Just in the final stages of the book I’m writing on Kung Fu Saber. I had an insight about why I’m fascinated by weapon’s work. Below is a rounding out of some of these thoughts.
I’ve mentioned a few times that I have a slightly different idea about the relation of weapons play to martial arts and, even, human life. Usually I focus on the cliché that any weapon is “an extension of our body.” Of course there’s truth here but it’s not exactly a revealed secret.
However, looking at weapons training in a different way we can actually gain some insight by saying “the human body can be an extension of the weapon.” We all do it. Think of the spear, for example, as a ten foot extension of our fingernail. But we forget that if we want to really master the spear we will have to make our bodies fit into the spear’s nature, not the other way around. The arms do not move too much. The hands must work in accord. Most importantly, we must do incredibly small movements to get the correct big effects. If we work too big, the spear will leave our service and may even turn against us.
Think of Bushido, the cult of the sword, as being at least one example of human life molding itself to a weapon. This is because, in part, the social world was built on the ability to defend one’s group or nation. This washed down until those who wielded the weapons were themselves the extension of the daimyo’s intentions. In that moment the Ronin became the intermediary between the lord and the sword.
We all do it, we think of using the weapon in a certain way. I am barehanded then I pick up a stick and the stick makes me a superior threat. But if you have ever had the experience of picking up a weapon to fight someone who is much better than you, you realize that you might have been better off with no weapon. It’s still true that the weapon is an extension of the man, but now it might mean him instead of you.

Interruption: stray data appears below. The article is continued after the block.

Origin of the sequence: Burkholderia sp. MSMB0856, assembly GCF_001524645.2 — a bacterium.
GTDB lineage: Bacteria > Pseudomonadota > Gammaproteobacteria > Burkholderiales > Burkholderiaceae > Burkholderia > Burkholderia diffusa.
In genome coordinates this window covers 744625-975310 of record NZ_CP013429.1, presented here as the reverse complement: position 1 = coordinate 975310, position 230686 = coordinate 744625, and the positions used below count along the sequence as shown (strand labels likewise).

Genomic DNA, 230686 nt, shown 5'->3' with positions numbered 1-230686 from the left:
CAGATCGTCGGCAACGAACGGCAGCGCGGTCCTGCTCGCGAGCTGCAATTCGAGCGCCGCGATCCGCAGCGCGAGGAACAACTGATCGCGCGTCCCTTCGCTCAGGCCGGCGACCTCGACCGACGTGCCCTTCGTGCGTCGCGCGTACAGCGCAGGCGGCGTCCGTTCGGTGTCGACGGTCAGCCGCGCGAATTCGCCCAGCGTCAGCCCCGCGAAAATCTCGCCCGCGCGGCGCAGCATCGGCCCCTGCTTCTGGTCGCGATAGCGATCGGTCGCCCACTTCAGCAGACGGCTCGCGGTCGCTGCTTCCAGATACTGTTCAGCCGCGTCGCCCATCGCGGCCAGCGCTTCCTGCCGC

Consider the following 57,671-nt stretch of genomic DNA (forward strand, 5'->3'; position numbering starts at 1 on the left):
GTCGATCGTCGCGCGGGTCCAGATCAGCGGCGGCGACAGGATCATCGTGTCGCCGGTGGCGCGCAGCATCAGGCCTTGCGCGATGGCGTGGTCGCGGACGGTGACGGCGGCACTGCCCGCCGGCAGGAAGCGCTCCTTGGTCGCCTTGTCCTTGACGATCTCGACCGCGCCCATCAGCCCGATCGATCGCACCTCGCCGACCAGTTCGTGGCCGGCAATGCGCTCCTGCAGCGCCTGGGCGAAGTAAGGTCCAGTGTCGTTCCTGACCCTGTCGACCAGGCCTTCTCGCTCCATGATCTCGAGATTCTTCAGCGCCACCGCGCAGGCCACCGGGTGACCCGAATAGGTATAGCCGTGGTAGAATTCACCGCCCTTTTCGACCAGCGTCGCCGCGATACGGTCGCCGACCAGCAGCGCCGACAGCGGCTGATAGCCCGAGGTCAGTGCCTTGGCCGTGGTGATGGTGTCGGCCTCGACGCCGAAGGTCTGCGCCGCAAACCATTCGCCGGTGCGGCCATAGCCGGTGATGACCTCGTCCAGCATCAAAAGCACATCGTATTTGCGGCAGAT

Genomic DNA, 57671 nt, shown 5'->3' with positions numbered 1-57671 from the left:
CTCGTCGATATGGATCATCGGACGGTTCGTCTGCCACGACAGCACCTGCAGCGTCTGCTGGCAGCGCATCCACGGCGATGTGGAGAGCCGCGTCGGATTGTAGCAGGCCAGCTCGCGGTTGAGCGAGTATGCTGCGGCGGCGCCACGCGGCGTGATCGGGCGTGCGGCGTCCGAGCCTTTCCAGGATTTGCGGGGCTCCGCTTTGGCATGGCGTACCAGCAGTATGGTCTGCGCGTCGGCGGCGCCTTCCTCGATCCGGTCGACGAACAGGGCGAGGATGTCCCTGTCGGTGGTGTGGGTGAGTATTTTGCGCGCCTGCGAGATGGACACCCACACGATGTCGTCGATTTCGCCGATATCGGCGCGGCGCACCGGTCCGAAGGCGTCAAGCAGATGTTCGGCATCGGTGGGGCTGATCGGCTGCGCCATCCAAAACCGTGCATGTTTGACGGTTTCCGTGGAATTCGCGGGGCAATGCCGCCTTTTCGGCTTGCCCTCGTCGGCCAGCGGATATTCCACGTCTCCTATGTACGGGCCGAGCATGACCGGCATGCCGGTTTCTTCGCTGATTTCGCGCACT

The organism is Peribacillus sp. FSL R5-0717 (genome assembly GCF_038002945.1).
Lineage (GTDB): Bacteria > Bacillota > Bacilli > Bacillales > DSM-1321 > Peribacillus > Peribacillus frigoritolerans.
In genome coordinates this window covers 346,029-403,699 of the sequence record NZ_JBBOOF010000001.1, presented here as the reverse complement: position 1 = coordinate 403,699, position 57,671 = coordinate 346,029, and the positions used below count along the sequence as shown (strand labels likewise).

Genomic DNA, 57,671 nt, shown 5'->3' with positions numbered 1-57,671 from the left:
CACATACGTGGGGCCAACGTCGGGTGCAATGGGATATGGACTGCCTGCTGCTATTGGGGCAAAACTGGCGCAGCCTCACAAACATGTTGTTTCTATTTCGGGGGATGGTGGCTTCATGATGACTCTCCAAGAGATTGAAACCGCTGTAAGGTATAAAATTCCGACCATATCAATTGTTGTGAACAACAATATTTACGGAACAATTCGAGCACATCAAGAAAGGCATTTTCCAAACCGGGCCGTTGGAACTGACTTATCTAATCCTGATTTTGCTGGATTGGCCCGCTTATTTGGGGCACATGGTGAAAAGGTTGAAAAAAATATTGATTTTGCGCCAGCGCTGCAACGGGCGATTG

It’s a little like what we say about those wonderful but dangerous and annoyingly unpredictable “soft” weapons, such as the triple stick, the Yin Yang flail, the single and double steel whips. Right after almost being knocked out by a fugitive section of the three-sectional staff you begin to think that these weapons might be extensions of your enemy, not you, for all the good it does you.
For a very different take on this I sometimes tell my students about a new and different way to look at things. Let’s not even concern ourselves with who is an extension of whom. Rather, let’s concern ourselves with the realm of the extension itself. Of course if, for instance, we have a saber in hand we naturally assume the extension to be in the front, toward the opponent. This is the body forward.
But what if we default to one of our basic concepts and measure from the Dan Tian. As much as we expand to the front we also expand to the rear, and even above and below. Remember how many times we hold the saber parallel to the ground and behind us? It’s actually very common. Why? Is someone sneaking up from the rear? In the case of the saber, it’s almost obvious that when it tangles with its sworn enemy, one of its key tasks is pulling that spearhead to the rear so it is in the soldier’s PAST while he attacks. The spear has a similar feeling when you use the butt suddenly, or employ the middle section to block. The entire arc of the straight sword is part of the attack, even if no one actually sees you using this mental image.
It all starts in the mind. I remember doing standing practice, the whole group in a Horse, arms to the front, everyone relaxing supposedly and concentrating. Adam Hsu walked out behind us and, in the most off-handed way—almost mumbling to himself—said, “You all think your are embracing the world. What about the world BEHIND you?” Then he walked away, giving one of his special hand waves that meant something like ‘go and think about this.’ And I did.